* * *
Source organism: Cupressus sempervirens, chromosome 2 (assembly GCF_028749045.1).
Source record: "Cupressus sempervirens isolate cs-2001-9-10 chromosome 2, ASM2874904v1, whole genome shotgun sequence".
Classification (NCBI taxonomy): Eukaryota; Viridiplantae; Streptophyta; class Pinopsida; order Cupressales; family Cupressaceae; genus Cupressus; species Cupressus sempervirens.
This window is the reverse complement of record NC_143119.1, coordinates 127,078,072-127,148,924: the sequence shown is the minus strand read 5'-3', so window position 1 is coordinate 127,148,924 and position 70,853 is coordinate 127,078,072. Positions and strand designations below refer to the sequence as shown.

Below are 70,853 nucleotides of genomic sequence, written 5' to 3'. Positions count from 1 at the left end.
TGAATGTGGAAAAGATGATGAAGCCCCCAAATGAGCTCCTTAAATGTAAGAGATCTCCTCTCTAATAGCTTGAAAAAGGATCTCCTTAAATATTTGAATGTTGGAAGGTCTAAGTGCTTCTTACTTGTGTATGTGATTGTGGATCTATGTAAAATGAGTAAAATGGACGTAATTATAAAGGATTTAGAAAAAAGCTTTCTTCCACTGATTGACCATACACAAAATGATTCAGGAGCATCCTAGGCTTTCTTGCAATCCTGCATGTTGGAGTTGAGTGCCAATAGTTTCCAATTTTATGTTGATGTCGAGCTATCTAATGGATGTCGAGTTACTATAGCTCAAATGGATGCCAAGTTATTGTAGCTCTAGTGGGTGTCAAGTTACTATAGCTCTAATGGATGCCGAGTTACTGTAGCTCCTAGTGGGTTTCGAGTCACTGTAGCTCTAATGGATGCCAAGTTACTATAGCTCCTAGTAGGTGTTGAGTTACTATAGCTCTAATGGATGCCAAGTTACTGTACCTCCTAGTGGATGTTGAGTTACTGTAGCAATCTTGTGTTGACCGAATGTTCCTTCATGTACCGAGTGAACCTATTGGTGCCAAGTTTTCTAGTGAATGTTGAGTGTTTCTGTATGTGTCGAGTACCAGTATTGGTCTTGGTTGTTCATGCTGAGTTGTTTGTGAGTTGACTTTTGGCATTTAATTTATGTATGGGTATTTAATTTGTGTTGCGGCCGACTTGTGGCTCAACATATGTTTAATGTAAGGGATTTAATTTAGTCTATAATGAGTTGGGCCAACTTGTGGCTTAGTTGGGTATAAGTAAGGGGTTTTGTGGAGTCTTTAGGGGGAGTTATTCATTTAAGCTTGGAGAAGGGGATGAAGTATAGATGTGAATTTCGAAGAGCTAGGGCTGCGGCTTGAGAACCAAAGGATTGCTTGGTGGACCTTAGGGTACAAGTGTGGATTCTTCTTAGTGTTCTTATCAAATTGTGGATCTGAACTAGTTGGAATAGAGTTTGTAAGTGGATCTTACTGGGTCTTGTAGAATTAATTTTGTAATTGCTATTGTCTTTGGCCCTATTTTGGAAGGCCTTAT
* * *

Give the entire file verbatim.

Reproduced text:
Source organism: Cupressus sempervirens, chromosome 2 (assembly GCF_028749045.1).
Source record: "Cupressus sempervirens isolate cs-2001-9-10 chromosome 2, ASM2874904v1, whole genome shotgun sequence".
Classification (NCBI taxonomy): Eukaryota; Viridiplantae; Streptophyta; class Pinopsida; order Cupressales; family Cupressaceae; genus Cupressus; species Cupressus sempervirens.
This window is the reverse complement of record NC_143119.1, coordinates 127,078,072-127,148,924: the sequence shown is the minus strand read 5'-3', so window position 1 is coordinate 127,148,924 and position 70,853 is coordinate 127,078,072. Positions and strand designations below refer to the sequence as shown.

Below are 70,853 nucleotides of genomic sequence, written 5' to 3'. Positions count from 1 at the left end.
TGAATGTGGAAAAGATGATGAAGCCCCCAAATGAGCTCCTTAAATGTAAGAGATCTCCTCTCTAATAGCTTGAAAAAGGATCTCCTTAAATATTTGAATGTTGGAAGGTCTAAGTGCTTCTTACTTGTGTATGTGATTGTGGATCTATGTAAAATGAGTAAAATGGACGTAATTATAAAGGATTTAGAAAAAAGCTTTCTTCCACTGATTGACCATACACAAAATGATTCAGGAGCATCCTAGGCTTTCTTGCAATCCTGCATGTTGGAGTTGAGTGCCAATAGTTTCCAATTTTATGTTGATGTCGAGCTATCTAATGGATGTCGAGTTACTATAGCTCAAATGGATGCCAAGTTATTGTAGCTCTAGTGGGTGTCAAGTTACTATAGCTCTAATGGATGCCGAGTTACTGTAGCTCCTAGTGGGTTTCGAGTCACTGTAGCTCTAATGGATGCCAAGTTACTATAGCTCCTAGTAGGTGTTGAGTTACTATAGCTCTAATGGATGCCAAGTTACTGTACCTCCTAGTGGATGTTGAGTTACTGTAGCAATCTTGTGTTGACCGAATGTTCCTTCATGTACCGAGTGAACCTATTGGTGCCAAGTTTTCTAGTGAATGTTGAGTGTTTCTGTATGTGTCGAGTACCAGTATTGGTCTTGGTTGTTCATGCTGAGTTGTTTGTGAGTTGACTTTTGGCATTTAATTTATGTATGGGTATTTAATTTGTGTTGCGGCCGACTTGTGGCTCAACATATGTTTAATGTAAGGGATTTAATTTAGTCTATAATGAGTTGGGCCAACTTGTGGCTTAGTTGGGTATAAGTAAGGGGTTTTGTGGAGTCTTTAGGGGGAGTTATTCATTTAAGCTTGGAGAAGGGGATGAAGTATAGATGTGAATTTCGAAGAGCTAGGGCTGCGGCTTGAGAACCAAAGGATTGCTTGGTGGACCTTAGGGTACAAGTGTGGATTCTTCTTAGTGTTCTTATCAAATTGTGGATCTGAACTAGTTGGAATAGAGTTTGTAAGTGGATCTTACTGGGTCTTGTAGAATTAATTTTGTAATTGCTATTGTCTTTGGCCCTATTTTGGAAGGCCTTAT